Independent Senators

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I was going to take a short break form the blog today but Senator John Wallace changed my mind. He decided yesterday to leave the Conservative caucus and sit as an independent. Doing so, he endorsed the idea of a non-partisan Senate where, as the Supreme Court wrote, Senators could dispassionately examine legislation and provide ‘sober second thought.’

In itself, the defection of one Senator does not a revolution make but it does indicate the real frustration that some Senators were feeling with the strict control placed over them by the former PM. I’ve watched a number of them and while Senator Wallace always came across as a man with a gentle nature and a sense of humour, he wouldn’t have been my first pick as someone who would assert his independence. I’m a little surprised but not terribly shocked that he is.

But what it really tells me is that the disaffection with the partisan nature of the Senate runs deeper than even I thought. There must be a number of other Senators considering their options this morning and I would be both shocked and surprised if Senator Wallace isn’t joined by a few more of his colleagues as independents in the next week or two.

If he is the first of several or perhaps many, this could go a long way to solving the problem of the Senate in the short term while paving the way for a longer term solution that will see a Senate primarily composed of independents. Some of these may organize themselves in loose caucuses in order to maximize the effectiveness of their resources but, if they operate like the current Senate Liberals, there will be no connection to parties in the House and there will be no whipped votes or penalties for sometimes going their own way.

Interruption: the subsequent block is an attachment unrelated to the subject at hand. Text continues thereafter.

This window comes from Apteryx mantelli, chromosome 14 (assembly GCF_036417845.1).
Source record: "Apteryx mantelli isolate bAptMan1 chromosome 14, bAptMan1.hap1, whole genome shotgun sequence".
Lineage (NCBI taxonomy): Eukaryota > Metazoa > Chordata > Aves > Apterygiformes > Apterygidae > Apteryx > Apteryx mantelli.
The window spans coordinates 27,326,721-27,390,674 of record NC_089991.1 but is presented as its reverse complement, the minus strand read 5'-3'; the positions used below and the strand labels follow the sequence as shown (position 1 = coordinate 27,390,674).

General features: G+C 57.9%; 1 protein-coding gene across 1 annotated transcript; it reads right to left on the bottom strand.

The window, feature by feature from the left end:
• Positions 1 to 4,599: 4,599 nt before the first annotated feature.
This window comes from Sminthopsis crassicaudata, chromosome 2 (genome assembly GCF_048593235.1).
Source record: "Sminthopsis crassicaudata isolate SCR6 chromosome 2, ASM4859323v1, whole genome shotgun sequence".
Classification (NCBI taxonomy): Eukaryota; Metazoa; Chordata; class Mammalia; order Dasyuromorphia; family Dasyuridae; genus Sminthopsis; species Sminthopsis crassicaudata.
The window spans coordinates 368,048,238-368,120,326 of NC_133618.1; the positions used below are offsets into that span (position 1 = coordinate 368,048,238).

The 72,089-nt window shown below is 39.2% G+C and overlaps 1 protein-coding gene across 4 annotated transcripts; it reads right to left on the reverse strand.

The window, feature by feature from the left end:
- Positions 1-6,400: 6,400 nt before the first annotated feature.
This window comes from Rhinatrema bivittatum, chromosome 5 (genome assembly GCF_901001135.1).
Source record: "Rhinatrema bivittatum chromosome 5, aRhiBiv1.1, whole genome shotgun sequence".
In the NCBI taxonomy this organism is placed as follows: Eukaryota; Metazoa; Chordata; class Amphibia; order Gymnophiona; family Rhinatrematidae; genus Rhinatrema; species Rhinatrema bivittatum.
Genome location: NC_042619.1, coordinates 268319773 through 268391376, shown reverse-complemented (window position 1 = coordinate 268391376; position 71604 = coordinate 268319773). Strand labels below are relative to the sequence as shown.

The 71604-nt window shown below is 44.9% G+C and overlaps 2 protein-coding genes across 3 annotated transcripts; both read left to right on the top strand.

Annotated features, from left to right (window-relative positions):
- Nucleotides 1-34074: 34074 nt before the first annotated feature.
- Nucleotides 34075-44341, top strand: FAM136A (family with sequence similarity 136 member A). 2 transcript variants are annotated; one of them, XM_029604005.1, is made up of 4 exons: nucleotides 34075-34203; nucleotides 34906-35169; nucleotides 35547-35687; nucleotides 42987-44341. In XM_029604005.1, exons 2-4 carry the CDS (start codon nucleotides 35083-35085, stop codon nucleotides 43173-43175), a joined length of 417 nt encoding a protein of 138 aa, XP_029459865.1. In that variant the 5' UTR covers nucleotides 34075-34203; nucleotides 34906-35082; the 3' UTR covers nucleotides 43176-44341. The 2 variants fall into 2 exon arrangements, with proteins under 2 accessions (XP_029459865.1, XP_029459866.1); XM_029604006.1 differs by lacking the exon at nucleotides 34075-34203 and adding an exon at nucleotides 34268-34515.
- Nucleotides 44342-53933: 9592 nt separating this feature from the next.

Right now, there is a certain amount of pressure on the new PM to waver on his Senate promises. A united and aggressive Conservative opposition in the Senate (where they hold a clear majority) could force Mr. Trudeau to appoint pro-Liberal Senators in order to get his legislation passed until such time as his new appointments process is asset up and running. He might get away with it if he appoints a number Senators who are 73 or 74 already. They would face mandatory retirement at 75 at which time they could be replaced using the new process.

But I don’t think Trudeau will do that except in extremis. He seems determined to keep his campaign promises even in the face of strong opposition. If he’ll do that with respect to the bombing mission in Syria, I doubt if the Senate will budge him. Rather, I suspect that Dominic LeBlanc and current Senators are working hard to make sure that John Wallace is only the first of the new independent Conservatives and not the last.

And that’s ten minutes.

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